When Apathy Hits
There certainly is a feeling these days of apathy from our students and families that seems a bit more pronounced than in generations past. We have always seen a little bit of apathy from adolescents from one generation to the next, but now, it seems especially noticeable.
There are researchers who could pull together all kinds of data to help explain it all, but what is the bottom line to their apathy? Should we do anything about it? What can we do about it?
Let’s consider and evaluate our own sense of apathy in our walk with Jesus coupled with our approach to youth ministry. Is this just a job now? Is it just what we do on Sunday or Wednesday? Are our faith and our work with students just what we have decided is a normal weekly habit and not something super special we are blessed to be part of?
Let’s consider what it feels like we are competing with. We don’t give out awards or medals. We are typically nowhere near as flashy as concerts and other fun stuff such as select sports, food trucks and specially blended sno-cones. The students know the church has existed for thousands of years and will most likely always be around for them if they want it or need it. Maybe students like doing the other stuff that they think may disappear on them in their short “young years” and then maybe come back to the things of faith after that?
Let’s consider their fear of investment in something they really just can’t “see” the benefit of.
There could be a thousand reasons why students are apathetic toward walking in Jesus or engaging with church but there are a few solid practices we could use to help combat that.
1. Commit to practicing fervent prayer and favorable patience.
2. Remember that it’s not about you but instead, it’s about them.
3. Commit to spending more time in fellowship of the motivated while still loving well the apathetic.
What if we began to pray with patience and stout faith for our own journey as well as our students?
What if we schedule it in our phone and make it happen?
What if we actually did remember we are not the cause of the rise or the fall of apathy in our students?
What if we found just one student interested in going next level and we went there with them?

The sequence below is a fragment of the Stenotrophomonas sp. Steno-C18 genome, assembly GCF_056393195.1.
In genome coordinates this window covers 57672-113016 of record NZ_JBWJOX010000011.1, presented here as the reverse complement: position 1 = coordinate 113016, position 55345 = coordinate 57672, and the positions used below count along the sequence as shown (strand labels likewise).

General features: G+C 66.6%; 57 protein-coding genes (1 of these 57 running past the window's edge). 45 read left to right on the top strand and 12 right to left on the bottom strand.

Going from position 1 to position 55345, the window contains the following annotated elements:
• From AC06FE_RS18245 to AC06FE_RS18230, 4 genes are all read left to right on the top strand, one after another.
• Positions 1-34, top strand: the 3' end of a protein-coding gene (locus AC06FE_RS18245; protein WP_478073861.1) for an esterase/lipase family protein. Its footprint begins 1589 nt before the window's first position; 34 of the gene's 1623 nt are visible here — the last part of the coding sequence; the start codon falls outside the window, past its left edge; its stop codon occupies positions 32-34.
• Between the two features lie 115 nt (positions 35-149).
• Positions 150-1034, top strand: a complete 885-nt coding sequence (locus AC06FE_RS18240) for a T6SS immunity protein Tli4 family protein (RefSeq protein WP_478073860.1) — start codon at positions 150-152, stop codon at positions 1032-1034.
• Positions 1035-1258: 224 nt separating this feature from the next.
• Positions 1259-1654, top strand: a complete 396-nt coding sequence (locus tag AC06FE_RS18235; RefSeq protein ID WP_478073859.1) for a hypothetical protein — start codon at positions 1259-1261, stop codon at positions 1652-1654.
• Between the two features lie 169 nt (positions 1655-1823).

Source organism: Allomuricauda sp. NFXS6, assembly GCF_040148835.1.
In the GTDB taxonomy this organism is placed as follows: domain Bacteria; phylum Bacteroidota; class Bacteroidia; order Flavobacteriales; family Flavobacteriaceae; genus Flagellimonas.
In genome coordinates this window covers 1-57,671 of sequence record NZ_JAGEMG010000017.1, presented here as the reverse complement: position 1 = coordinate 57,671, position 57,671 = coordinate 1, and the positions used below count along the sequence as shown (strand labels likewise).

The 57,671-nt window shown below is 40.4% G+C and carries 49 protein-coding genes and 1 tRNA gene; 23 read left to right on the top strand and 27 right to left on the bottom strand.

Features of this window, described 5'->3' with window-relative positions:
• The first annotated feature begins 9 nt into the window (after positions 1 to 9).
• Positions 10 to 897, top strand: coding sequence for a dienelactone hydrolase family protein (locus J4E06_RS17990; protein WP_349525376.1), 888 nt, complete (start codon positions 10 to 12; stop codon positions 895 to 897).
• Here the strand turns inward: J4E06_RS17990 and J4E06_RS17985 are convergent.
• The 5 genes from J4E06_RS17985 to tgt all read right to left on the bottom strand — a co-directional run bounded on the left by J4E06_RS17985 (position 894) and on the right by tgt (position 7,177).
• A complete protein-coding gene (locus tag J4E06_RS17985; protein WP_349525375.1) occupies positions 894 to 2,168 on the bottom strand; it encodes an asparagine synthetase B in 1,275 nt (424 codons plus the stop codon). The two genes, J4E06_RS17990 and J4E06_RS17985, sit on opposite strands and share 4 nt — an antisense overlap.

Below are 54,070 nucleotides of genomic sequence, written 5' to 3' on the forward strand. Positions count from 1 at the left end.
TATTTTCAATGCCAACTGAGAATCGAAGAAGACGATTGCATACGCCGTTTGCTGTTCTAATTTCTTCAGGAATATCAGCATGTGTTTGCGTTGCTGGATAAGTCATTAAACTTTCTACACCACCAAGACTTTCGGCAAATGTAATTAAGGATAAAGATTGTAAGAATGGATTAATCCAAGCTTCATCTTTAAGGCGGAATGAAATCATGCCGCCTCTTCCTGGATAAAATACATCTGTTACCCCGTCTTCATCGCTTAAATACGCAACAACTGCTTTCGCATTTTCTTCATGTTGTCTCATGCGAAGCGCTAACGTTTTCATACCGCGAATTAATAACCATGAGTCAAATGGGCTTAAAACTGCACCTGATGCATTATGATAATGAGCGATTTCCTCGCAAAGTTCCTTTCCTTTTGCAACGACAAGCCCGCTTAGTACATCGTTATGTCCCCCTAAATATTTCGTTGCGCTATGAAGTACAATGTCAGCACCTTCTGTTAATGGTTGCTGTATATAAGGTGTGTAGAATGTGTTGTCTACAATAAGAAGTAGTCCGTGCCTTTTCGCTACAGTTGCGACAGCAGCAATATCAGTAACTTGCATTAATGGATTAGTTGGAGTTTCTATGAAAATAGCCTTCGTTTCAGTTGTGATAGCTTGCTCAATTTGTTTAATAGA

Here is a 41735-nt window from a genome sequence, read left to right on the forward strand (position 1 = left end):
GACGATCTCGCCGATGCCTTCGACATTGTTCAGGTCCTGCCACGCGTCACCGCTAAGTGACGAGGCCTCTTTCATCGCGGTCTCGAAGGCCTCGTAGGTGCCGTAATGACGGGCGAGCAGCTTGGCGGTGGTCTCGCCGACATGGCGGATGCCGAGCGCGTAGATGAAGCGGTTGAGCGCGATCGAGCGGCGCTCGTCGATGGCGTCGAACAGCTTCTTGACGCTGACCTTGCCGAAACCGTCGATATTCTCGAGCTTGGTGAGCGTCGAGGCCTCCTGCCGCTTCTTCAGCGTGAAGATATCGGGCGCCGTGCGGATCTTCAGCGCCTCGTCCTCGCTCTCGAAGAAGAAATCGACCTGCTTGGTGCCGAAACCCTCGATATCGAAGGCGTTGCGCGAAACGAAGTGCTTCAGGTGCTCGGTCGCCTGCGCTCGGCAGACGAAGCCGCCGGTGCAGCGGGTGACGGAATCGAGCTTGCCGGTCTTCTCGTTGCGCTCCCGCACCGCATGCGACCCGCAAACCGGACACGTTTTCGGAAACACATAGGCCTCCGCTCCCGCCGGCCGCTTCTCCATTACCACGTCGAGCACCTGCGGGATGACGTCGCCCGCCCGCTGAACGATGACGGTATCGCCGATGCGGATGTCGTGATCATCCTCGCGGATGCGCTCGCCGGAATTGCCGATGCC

As Andy Stanley famously put it, “Do for one what you wish you could do for all.” We won’t be able to completely give all of ourselves to all of our students but we can commit to doing much for one.
Focusing on the Motivated
Let us consider if we should spend more time focusing on the motivated rather than apathetic students, while still praying for them, and not giving up on them. If we consider a focus on students who are wanting to grow, we will notice this is a very powerful tool for growing our ministry influence. When a motivated student becomes well led and less apathetic, they tend to bring others with them. Instead of students saying about church, “I don’t need that right now,” we may see them saying, “I need what they have!” as they observe those we have been able to invest in. Don’t give up youth worker! Don’t become apathetic! Pray, Love, Lead!
Lee Coleman has been a youth pastor for over 23 years and enjoys serving Dallas/Fort Worth as well as traveling the country sharing Jesus’s message of hope and freedom to children, teenagers, college students and adults. Lee is currently on staff with Waxahachie Bible Church along with being the Lead Character Coach for WISD athletics. Besides these roles, Lee also helps people and organizations grow in efficiency and excellence through personal and organizational coaching facilitated through the group “What’s Next? Coaching and Consulting” of which he is the founder. Lee and his wife Melanie, have four kids, Caleb, Faith, Marigrace and Lilly. Follow him on twitter when he remembers to tweet @LEECOLEMAN.
Disclaimer: The views and opinions expressed in the YS Blog are those of the authors and do not necessarily reflect the opinion or position of YS.